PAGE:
Within the limitations of this study, the modification of the occlusal surface made by flat grinding reduced the arch separation in eccentric movements and increased the opposing tooth contacts in custom-made mouthguards. This may contribute to increased comfort, compliance and the protective effect of these appliances thus resulting in a reduction of injuries to the teeth, arches and soft tissues.
    • Oral cancer--current knowledge, practices and implications for training among an Irish general medical practitioner cohort.

      Ni Riordain, Richeal; McCreary, Christine; Oral Medicine Unit, Cork University Dental School and Hospital, Wilton, Cork, Ireland. richeal.niriordain@ucc.ie (2009-11)
      This study investigated the current knowledge and practices of general medical practitioners (GMPs) in Ireland regarding the examination of the oral cavity and the detection of oral malignancy and the training they had received at both undergraduate and postgraduate level and since commencing in practice. A questionnaire survey of GMPs in Ireland was conducted. One hundred and fifty four (65.3%) of the practitioners reported regularly examining the oral mucosa of their patients. Almost half of these (n=68) further qualified this response by stating that they only examined the oral mucosa if the patient reported pain in this area or if the patient specifically requested an oral examination for some reason. Eighty one (34.3%) practitioners surveyed felt confident in their ability to detect oral malignancies with the remaining two thirds unsure of whether they would be able to detect oral cancer. There was a significant association between the undergraduate and postgraduate teaching on examination of the oral cavity and whether practitioners felt confident in their ability to detect oral cancer [chi(2)(1)=4.811, p<0.05]. A statistically significant association was also found between the undergraduate and postgraduate teaching on the diagnosis of oral malignant disease and whether practitioners felt confident in their ability to detect oral cancer [chi(2)(1)=6.194, p<0.05]. In conclusion the level of knowledge of Irish general medical practitioners needs to be addressed with appropriate initiatives both at undergraduate level and via CME.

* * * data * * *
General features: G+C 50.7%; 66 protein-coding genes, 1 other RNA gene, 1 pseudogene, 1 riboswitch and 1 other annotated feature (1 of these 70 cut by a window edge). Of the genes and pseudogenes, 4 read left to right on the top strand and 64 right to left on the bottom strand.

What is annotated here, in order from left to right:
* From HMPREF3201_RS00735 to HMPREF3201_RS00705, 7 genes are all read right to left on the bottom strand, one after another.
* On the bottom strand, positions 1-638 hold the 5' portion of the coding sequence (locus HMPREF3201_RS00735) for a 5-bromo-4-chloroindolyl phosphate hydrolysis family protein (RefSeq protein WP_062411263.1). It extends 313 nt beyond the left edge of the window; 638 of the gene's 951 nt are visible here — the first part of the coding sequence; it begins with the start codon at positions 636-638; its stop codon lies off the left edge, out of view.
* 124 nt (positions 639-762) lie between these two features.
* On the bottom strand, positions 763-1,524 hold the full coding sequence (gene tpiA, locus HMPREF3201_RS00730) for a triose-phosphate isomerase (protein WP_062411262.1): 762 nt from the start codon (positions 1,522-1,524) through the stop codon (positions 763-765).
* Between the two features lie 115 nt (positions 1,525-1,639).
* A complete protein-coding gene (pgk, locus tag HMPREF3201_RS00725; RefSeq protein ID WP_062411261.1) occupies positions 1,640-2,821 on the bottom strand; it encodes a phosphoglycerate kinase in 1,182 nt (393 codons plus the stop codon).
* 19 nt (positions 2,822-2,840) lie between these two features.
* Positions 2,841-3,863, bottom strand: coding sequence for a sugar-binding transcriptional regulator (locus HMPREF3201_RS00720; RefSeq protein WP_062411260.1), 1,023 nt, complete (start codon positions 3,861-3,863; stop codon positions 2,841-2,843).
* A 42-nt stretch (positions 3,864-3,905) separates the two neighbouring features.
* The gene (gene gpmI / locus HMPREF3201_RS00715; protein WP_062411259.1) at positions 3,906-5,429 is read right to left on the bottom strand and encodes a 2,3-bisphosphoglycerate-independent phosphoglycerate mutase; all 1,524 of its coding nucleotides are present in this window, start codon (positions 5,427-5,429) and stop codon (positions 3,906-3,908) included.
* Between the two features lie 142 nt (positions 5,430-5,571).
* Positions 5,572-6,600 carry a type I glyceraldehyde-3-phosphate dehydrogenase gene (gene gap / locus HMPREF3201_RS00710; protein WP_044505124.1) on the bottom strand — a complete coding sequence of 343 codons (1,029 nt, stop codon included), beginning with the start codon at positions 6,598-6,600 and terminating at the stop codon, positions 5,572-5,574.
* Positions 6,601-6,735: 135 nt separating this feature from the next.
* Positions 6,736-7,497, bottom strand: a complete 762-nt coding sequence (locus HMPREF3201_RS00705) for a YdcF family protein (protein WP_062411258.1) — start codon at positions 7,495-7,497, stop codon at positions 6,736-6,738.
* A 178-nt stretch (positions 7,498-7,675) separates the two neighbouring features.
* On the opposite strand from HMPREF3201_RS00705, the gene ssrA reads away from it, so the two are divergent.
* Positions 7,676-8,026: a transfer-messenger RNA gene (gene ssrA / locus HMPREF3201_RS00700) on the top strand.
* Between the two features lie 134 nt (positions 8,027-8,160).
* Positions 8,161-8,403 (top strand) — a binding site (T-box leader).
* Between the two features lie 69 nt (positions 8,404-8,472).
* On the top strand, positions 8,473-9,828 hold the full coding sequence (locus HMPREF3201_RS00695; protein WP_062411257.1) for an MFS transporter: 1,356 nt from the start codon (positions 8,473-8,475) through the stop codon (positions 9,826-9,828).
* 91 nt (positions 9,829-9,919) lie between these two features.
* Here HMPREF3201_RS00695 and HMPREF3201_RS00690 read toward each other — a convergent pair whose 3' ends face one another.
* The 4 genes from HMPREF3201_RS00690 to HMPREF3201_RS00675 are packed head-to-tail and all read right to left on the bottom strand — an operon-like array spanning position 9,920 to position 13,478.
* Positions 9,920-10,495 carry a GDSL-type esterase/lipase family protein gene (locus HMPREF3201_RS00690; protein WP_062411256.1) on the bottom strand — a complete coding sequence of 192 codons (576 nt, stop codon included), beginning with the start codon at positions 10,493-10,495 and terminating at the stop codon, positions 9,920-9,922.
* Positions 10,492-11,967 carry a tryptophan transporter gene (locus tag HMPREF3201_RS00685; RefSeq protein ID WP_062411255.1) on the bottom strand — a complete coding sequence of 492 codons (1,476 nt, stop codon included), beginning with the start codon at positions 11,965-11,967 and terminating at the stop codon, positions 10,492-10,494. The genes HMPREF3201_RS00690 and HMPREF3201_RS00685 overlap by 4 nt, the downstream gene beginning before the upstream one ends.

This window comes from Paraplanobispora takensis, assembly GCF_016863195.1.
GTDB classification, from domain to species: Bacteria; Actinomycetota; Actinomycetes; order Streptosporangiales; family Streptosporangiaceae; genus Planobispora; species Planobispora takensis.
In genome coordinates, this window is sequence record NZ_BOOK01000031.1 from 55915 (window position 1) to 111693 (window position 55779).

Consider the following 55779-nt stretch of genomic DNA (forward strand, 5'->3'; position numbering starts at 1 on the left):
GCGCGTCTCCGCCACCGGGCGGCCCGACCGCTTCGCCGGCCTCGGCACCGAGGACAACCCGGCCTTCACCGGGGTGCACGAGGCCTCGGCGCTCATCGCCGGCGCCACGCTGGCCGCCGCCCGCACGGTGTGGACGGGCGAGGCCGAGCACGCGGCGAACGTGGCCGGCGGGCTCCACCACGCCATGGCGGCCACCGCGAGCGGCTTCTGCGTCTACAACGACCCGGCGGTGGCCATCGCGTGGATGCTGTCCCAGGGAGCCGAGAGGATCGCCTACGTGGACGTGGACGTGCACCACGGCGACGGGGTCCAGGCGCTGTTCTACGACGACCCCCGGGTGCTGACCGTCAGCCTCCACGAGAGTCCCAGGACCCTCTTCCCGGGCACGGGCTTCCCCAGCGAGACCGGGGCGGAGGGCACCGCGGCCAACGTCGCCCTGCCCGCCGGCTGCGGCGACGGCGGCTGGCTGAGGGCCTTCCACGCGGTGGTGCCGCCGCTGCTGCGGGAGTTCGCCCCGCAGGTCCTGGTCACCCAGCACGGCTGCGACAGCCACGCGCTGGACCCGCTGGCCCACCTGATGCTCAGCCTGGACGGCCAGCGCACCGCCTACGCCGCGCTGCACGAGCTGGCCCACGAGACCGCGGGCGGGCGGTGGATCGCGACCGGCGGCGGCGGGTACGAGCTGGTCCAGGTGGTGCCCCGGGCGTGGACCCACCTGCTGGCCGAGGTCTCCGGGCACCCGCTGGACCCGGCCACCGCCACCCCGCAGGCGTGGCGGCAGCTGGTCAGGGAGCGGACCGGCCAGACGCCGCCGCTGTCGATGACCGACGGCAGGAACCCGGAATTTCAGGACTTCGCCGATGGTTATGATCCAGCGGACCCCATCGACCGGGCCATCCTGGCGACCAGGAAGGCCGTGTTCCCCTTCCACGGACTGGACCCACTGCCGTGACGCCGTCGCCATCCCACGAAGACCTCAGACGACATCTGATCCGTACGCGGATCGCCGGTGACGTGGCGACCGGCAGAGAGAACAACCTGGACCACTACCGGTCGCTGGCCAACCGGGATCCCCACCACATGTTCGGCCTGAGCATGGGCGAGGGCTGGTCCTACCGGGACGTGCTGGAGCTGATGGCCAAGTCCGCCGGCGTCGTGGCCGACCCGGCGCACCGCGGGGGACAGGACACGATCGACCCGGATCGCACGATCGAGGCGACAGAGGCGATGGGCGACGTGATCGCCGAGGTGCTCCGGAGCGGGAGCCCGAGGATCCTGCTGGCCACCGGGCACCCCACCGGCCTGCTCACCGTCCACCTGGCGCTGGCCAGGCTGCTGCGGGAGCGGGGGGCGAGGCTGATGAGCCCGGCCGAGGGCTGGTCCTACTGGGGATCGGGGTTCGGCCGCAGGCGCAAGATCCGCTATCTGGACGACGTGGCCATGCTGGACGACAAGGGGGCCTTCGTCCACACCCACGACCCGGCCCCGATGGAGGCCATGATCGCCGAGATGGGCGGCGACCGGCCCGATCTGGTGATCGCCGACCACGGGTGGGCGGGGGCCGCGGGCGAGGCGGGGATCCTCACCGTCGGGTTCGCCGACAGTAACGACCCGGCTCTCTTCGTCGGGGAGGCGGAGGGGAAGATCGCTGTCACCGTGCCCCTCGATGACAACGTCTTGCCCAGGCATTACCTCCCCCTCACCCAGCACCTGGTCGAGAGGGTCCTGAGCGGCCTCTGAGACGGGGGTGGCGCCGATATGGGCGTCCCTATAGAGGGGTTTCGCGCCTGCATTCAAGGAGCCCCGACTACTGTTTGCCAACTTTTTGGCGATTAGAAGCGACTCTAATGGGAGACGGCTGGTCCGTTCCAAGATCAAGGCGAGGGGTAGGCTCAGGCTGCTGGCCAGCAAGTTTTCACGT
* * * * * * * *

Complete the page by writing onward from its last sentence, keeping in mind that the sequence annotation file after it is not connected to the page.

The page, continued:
• Oral medicine and the elderly.

      McCreary, Christine; Ní Ríordáin, Richeal; Cork University Dental School and Hospital, Wilton, Cork, Ireland. (2011-03-15)
      A focus often exists in dental practice on the maintenance and management of the dentition and the periodontium, however, conditions of the oral mucosa and orofacial pain can cause significant problems for older patients. Oral mucosal conditions are more prevalent in older patients and many orofacial pain disorders, such as burning mouth syndrome and trigeminal neuralgia, are more common in patients over the age of 50 years. Although these conditions may not be routinely managed in general practice, identification of these patients in primary care and appropriate referral will lead to more prompt and effective treatment. CLINICAL RELEVANCE: Dental practitioners need to be able to identify what is considered to be within the normal physiological limits of the ageing oral tissue and hence what is abnormal and requires further investigation to facilitate appropriate referral.